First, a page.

There is also something around their bodily organisation that unsettles some people.  They have clearly identifiable features – hands, arms, head etc – but they are clearly different.  They are like us and yet not.  They have a “grotesque suggestion of a face” (HG Wells).  There is a parallel here with disability and bodily difference; the space between the self and other blurs and with it, the fear of becoming other rises.  (NB, I’m not saying you should be uncomfortable or afraid of disability but bodily difference can and does create emotional reactions in people.)

They look unnatural to us and our encounters of them further confirm our predetermined opinions.  When we see giant squid, it tends to be at the surface*** and these animals are almost certainly dying.  We see them when they are fighting for their life, when they are scared and so it is no surprise that they lash out at boats.

To focus on their association with monsters is to deny the extraordinary beauty of the giant squid, and all the other squids by association.  Far from being the terrifying killer from the deep, they are gentle and fascinating.  They peck delicately at their food, not being able to swallow large pieces, and are scared of loud noises.


*yes, that’s correct.

**still correct!

***It wasn’t until 2012 that we got the first footage of a giant squid at it’s natural depth

Animal Allies Oracle Cards – Crab

I’m going to come back to the subject of sea monsters as there’s plenty to discuss but first I feel drawn towards a post about the crab. This is one of the cards in the Animal Allies Oracle Deck and so this post will form my thoughts about what that card means to me.

As with all my animal spirit posts, this is my personal feelings and not affiliated with the very talented Jessica Swift who created the deck.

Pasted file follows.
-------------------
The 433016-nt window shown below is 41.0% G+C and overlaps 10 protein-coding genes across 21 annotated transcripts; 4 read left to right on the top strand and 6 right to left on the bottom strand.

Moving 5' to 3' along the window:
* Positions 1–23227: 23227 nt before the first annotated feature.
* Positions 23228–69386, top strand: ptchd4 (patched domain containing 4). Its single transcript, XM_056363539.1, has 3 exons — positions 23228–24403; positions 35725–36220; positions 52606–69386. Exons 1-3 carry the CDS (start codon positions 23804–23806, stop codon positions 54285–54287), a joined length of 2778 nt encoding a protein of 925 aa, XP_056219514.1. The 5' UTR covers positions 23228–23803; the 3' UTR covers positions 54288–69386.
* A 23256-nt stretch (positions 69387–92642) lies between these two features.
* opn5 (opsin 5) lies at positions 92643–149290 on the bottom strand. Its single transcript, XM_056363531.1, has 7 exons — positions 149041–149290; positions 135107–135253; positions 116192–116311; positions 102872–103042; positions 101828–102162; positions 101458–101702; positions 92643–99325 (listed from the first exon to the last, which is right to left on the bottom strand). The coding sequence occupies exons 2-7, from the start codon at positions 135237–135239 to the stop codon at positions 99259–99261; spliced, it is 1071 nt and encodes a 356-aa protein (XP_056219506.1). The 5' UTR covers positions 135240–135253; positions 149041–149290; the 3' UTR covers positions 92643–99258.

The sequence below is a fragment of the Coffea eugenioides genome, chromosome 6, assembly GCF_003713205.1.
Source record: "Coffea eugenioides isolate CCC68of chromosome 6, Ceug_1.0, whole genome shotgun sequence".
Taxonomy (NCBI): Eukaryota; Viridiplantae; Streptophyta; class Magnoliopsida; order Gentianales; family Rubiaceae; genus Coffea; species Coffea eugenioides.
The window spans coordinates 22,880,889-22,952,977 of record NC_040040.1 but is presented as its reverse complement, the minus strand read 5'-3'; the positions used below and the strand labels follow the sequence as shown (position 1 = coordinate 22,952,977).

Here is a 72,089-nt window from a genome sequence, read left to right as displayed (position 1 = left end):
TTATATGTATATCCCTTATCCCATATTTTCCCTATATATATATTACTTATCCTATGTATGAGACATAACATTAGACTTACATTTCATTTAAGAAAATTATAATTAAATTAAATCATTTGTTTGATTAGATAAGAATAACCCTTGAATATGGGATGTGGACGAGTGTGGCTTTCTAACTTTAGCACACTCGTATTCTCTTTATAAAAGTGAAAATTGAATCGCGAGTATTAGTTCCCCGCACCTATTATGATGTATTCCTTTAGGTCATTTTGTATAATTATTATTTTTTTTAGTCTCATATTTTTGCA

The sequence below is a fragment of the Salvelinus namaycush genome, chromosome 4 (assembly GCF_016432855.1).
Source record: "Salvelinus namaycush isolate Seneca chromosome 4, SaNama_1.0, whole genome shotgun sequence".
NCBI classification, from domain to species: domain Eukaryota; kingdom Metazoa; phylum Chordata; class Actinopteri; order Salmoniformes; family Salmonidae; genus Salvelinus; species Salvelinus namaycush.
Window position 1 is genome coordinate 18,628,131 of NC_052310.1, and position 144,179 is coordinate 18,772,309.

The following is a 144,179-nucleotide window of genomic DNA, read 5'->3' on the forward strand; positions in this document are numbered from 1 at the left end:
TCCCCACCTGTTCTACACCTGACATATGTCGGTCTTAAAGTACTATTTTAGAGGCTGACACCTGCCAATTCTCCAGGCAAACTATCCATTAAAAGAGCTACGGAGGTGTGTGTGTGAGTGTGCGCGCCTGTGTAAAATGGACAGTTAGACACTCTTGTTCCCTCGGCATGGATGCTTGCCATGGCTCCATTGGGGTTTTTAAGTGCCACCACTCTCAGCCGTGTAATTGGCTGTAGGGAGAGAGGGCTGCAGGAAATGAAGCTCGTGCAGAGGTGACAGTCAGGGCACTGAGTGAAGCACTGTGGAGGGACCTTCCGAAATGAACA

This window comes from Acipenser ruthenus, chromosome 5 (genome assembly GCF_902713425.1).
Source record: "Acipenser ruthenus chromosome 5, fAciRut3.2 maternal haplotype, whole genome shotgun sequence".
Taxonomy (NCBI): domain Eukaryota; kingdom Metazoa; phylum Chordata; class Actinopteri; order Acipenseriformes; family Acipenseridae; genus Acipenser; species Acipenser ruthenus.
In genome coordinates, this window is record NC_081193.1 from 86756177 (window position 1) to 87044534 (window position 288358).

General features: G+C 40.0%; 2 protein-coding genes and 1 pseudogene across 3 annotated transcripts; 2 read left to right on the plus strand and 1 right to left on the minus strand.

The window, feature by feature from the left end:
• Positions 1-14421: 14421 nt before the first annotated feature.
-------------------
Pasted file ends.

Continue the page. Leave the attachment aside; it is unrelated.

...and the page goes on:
One of the angles to approach the crab from is through the astrological sign of cancer. And this has been helpful to me in the past, but yesterday I learnt that the sign of cancer used to be represented by the turtle and that blew my mind. It really deepened my understanding of cancer and in doing so it also helped deepen my understanding of the crab card.

So, first a bit about the turtle… If this idea resonates with you I would recommend having a look at the turtle post as it’s more detailed.

  • We have the idea of coming out of your shell, sticking your neck out, when you feel comfortable, when you are in a safe place or when you’re with your tribe.
  • Links with the moon, and I’ll look at how the crab has ties with the moon in a bit, but for now it’s worth noting that the sign of cancer is ruled by the moon.
  • Despite diving deep into the ocean, and the emotional world, the turtle still needs to come up to the surface to breathe. And cancer is a sign which is associated with the development of the self, of going into that emotional world.
  • The turtle thrives in some environments and dies in others despite facing the same challenges and this feels like it could tie into the first point about comfort and feeling safe. Having your clan around you or starting from a secure (physical or emotional) base really affects how you meet challenges.

Ok. Back to the crab!

Crab Basics

Crabs live in all of the world’s oceans, in fresh water and on land. They range in size from the tiny pea crab to the Japanese spider crab which has a leg span that can reach 18 foot from claw to claw… So maybe we still are thinking about sea monsters!

In general, crabs are covered in a thick exoskeleton, their shell, and this is an important part of the crab card. If you ponder nothing else when you draw this card, think about the shell.

Crabs tend to be aggressive creatures, fighting with each other over who gets the girl crab and over the best hiding holes. They communicate by drumming or waving their pincers, both of which could seem threatening to someone who speaks a different language.